My observation above is made against the backdrop of the argument for God based on consciousness (more info here and here).

I’m not sure if you ever answered my question about the mind earlier, but the question about whether we are merely a collection of molecules in motion, animated for a brief time and then transferred to some other part of the universe, has a significant bearing on how we live our lives, how we view the world, and how we interact with others.

So we have at least two good reasons to believe in the existence of an intelligent designer, who at this point we haven’t said much about. As for who that intelligent agent is, we would need something more than the general characteristics we are able to discover from their handiwork (an agent’s creation can’t, by definition, be on par with itself). We would need special revelation if we were to know who that designer is. That means that

  1. the agent would have to want to be known and
  2. that the agent desires some sort of relationship with us since communication implies a relationship of some sort

Now as for sources of revelation, not all are created equally or with the same intents and purposes in mind. Like the transmission of objective truth claims regarding reality. In Hinduism, what we observe around is us known as Maya, or merely an illusion. How we would know that to be the case is unclear. Actually, because of such a view of reality Hindus are wholly unconcerned with whether the propositional statements made by their texts actually conform with reality (ie are true) or not. After all, if its all an illusion, why bother with the particulars of such an illusion.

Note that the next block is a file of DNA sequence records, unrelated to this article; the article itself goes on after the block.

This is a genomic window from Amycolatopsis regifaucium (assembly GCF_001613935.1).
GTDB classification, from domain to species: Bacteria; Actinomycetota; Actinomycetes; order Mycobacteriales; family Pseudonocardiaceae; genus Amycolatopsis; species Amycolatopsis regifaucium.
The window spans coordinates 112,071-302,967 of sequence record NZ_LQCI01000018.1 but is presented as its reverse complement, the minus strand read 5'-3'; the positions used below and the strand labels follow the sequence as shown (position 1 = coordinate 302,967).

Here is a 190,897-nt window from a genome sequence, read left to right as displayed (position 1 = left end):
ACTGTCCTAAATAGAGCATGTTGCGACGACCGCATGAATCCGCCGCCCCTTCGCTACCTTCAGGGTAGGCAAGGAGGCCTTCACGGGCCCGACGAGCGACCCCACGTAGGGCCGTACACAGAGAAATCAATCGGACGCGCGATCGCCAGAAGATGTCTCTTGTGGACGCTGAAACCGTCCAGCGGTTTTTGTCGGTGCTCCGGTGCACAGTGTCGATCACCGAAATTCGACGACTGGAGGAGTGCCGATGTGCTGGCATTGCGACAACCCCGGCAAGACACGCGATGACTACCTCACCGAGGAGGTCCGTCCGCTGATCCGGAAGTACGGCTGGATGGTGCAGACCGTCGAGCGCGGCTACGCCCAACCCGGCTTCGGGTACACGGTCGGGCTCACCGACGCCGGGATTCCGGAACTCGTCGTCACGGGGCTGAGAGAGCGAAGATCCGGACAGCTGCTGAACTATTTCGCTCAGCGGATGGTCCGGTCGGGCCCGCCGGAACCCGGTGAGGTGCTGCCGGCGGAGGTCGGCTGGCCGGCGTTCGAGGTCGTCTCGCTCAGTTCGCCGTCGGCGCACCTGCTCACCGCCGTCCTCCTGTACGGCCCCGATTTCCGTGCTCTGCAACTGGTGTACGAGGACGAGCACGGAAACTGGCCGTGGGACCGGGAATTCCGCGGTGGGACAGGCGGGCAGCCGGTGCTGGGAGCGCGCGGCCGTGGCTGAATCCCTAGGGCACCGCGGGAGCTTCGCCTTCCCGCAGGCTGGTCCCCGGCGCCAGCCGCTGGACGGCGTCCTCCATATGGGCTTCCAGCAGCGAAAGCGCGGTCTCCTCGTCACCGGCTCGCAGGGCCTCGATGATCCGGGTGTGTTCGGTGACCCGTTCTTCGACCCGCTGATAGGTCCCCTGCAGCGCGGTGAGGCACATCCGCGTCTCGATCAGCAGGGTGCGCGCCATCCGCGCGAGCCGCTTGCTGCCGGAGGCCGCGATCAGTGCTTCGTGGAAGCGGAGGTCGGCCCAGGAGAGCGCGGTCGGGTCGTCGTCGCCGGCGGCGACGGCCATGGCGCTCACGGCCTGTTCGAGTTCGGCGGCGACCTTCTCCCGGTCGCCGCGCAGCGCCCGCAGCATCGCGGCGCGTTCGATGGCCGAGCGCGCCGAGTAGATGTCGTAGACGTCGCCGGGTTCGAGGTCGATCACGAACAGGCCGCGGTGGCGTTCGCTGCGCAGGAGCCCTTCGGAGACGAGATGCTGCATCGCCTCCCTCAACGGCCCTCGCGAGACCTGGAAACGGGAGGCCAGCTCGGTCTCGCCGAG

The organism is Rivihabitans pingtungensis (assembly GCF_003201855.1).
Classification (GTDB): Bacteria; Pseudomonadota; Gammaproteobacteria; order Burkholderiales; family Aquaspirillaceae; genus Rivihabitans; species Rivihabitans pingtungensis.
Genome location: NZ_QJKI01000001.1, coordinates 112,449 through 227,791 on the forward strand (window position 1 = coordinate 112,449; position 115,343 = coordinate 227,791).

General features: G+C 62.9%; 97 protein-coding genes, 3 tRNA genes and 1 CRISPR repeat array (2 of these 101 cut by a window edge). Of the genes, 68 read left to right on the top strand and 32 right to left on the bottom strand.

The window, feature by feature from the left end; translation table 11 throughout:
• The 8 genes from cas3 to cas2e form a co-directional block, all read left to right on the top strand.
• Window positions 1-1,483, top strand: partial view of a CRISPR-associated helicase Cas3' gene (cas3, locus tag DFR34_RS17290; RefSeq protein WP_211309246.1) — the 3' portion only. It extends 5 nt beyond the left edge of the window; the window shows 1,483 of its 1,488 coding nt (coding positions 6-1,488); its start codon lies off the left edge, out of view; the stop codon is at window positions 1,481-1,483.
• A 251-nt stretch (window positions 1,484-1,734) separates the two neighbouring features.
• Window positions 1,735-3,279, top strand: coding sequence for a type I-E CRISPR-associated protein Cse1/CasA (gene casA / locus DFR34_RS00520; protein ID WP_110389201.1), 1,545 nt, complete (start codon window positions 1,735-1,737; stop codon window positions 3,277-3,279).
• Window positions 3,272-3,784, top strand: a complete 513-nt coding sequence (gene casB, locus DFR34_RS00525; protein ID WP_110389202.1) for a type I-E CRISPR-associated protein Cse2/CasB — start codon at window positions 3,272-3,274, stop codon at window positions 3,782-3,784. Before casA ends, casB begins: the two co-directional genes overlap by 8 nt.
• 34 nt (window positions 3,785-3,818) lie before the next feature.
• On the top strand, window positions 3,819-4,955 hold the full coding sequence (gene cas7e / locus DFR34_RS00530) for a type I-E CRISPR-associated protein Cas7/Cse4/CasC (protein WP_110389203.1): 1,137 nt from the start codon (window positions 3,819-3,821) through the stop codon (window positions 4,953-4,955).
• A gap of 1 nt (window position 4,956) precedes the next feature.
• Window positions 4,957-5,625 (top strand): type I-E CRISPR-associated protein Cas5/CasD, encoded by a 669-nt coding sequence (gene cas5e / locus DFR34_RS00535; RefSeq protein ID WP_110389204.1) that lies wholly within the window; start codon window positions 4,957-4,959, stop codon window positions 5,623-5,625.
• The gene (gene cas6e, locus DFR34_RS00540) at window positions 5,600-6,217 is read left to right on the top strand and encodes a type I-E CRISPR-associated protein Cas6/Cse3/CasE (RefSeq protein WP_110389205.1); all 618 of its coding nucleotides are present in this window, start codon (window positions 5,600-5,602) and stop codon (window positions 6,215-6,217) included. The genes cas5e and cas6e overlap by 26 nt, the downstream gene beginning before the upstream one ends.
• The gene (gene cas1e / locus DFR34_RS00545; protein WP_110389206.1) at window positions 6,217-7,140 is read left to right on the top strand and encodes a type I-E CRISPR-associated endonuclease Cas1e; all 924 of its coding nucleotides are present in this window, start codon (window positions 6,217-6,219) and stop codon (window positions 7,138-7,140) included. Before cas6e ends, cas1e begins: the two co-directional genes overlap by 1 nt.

Likewise, the central thrust of Buddhism is towards nothingness. Its a lot like atheism in that regard. And since nothing is the universal aim of life, it makes little sense to consider the particulars.

Contrasted to all of this is monotheistic belief in a personal God where in an intelligent agent designed the universe and us, has endowed us with epistemic resources that are well suited for the environment in which we find ourselves, and who encourages us to know

  1. Him
  2. Ourselves
  3. The environment

Its out of this worldview that science emerged, and its out of this worldview we’ve made much progress by way of understanding our surroundings.

Where we begin our epistemic journey of discovery of the world around us matters. It matters whether we will even begin the journey in the first place. And it matters whether we can trust the data our epistemic resources like our mind and senses, provide us.

So, the questions for us to consider are:

  1. What is the mind?
  2. How did it come about?
  3. How do we know we can trust it?

Pattern matching and the human mind

The human mind is a pattern-matching machine. I have a habit of pattern matching license plates as I drive. Since I work in the field of IT, I’ve developed quite a list of acronyms that I recognize and can match for. My license place, for example, contains the letters AJX, which I expand to AJAX.

This behavior, I believe, gives us great insight into how the mind works. First of all, the mind is wired to try and make sense out of the environment in which it finds itself. It is almost as if we expect the world around us to make sense.

Second, our pattern matching abilities are commensurate with the patterns we know about beforehand. One of the strongest patterns all humans excel at recognizing is that of the human face. We are so good at matching it that we often come up with false-positive matches where we see “faces” where none really exist.

Third, our pattern matching is surprisingly fluid. Our minds, often unconsciously, will go to great lengths to match a pattern even if the data we are given isn’t an exact match for an existing pattern. That is what happens when I expand my co-worker’s license plate to read ‘bible’ even though the actual letters are BLE.